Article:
Study Show Cannabis Effective Alternative for Pain Management
Chronic pain can be an incredibly debilitating condition. For many who live with it on a daily or near daily basis, the condition can be so oppressive, it affects other parts of their lives, impacting their mood, health, and overall well-being. Unfortunately, many treatment options are only nominally effective. Worse, commonly prescribed drugs like opioids are highly addictive and potentially toxic; 28,000 people died from an opioid overdose in 2014, more than any other year in history. No wonder a growing number of the estimated one in five Americans who suffer from chronic pain are turning to cannabis as an alternative.
While many people believe cannabis to be an effective treatment, what does the science say? Is it really more effective and safer than other drugs? Fortunately, when it comes to cannabis and cannabinoid-based formulations, chronic pain is one of the best studied conditions. However, the causes of chronic pain are diverse. Moreover, chronic pain can be nociceptive or neuropathic. Nociceptive pain is caused by tissue damage or inflammation. Neuropathic pain is caused by nervous system damage or malfunction.
Everyone’s biology is unique and will respond differently to cannabis depending on a number of variables, including what type of chronic pain they experience, dosage, strain, and administration method (vaping, edibles, tinctures, etc.).
How Effective is Cannabis for Chronic Pain Relief?
“Given the safety profile of cannabis compared to opioids, cannabis appears to be far safer. However, if a patient is already using opioids, I would urge them not to make any drastic changes to their treatment protocol without close supervision by their physician.”
Cannabis vs. Opioids
“We are learning that the higher the dose of opioids people are taking, the higher the risk of death from overdose,” said Dr. Daniel Clauw, one of the study’s researchers and a professor of pain management anesthesiology at the University of Michigan Medical School. “[The] magnitude of reduction in our study is significant enough to affect an individual’s risk of accidental death from overdose.”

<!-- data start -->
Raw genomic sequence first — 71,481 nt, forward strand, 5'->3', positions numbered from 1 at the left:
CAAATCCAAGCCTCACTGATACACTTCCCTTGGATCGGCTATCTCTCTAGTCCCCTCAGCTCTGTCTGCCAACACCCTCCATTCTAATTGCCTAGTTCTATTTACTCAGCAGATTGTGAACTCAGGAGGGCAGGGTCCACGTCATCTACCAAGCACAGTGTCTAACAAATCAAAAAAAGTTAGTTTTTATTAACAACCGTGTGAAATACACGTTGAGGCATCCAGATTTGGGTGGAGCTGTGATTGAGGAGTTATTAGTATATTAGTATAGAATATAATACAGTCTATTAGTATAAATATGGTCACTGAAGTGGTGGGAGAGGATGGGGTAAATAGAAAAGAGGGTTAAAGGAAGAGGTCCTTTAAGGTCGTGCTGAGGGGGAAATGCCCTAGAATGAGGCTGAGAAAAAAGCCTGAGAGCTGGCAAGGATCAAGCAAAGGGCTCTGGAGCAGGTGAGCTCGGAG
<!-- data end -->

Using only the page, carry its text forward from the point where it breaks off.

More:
Kevin Ameling, a chronic pain patient who now works for a Colorado-based non-profit cannabis research advocacy group called the IMPACT Network, is a success story. Ameling believes cannabis saved him from a life of dependency on prescription drugs. In 2007, he suffered a severe fall and was prescribed a cocktail of prescription drugs that included OxyContin, Tramadol, Clonazepam, and Lexapro. The pain became so severe that he had to progressively increase dosage while the OxyContin became less and less effective.
Living in Colorado, he decided to try medical marijuana in 2013. He claims he achieved results immediately and was able to significantly reduce his prescription intake. He cut his OxyContin dosage by 50%, reduced Clonazepam from 3 mg to 0.5 mg, Lexapro from 30 mg to 5 mg, and Tramadol from 300 mg to 75 mg.
“It’s hard to express in words what a life changer medical marijuana has been for me,” said Ameling. “I was becoming increasingly worried about having to take higher doses of prescription drugs that can be highly addictive and toxic. Not only was I able to cut back significantly, with cannabis I can often skip the OxyContin with no adverse effects, something I couldn’t do before.”